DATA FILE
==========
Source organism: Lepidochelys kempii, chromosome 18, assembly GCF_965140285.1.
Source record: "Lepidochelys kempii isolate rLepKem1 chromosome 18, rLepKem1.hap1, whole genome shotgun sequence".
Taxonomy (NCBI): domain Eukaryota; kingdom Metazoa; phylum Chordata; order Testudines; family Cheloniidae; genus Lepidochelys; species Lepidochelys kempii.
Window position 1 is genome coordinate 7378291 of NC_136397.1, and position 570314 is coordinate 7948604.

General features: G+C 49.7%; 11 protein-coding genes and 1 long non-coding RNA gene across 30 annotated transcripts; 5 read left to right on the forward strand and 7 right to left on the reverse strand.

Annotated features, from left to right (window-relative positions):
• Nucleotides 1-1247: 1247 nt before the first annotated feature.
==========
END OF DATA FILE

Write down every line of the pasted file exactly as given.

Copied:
Source organism: Lepidochelys kempii, chromosome 18, assembly GCF_965140285.1.
Source record: "Lepidochelys kempii isolate rLepKem1 chromosome 18, rLepKem1.hap1, whole genome shotgun sequence".
Taxonomy (NCBI): domain Eukaryota; kingdom Metazoa; phylum Chordata; order Testudines; family Cheloniidae; genus Lepidochelys; species Lepidochelys kempii.
Window position 1 is genome coordinate 7378291 of NC_136397.1, and position 570314 is coordinate 7948604.

General features: G+C 49.7%; 11 protein-coding genes and 1 long non-coding RNA gene across 30 annotated transcripts; 5 read left to right on the forward strand and 7 right to left on the reverse strand.

Annotated features, from left to right (window-relative positions):
• Nucleotides 1-1247: 1247 nt before the first annotated feature.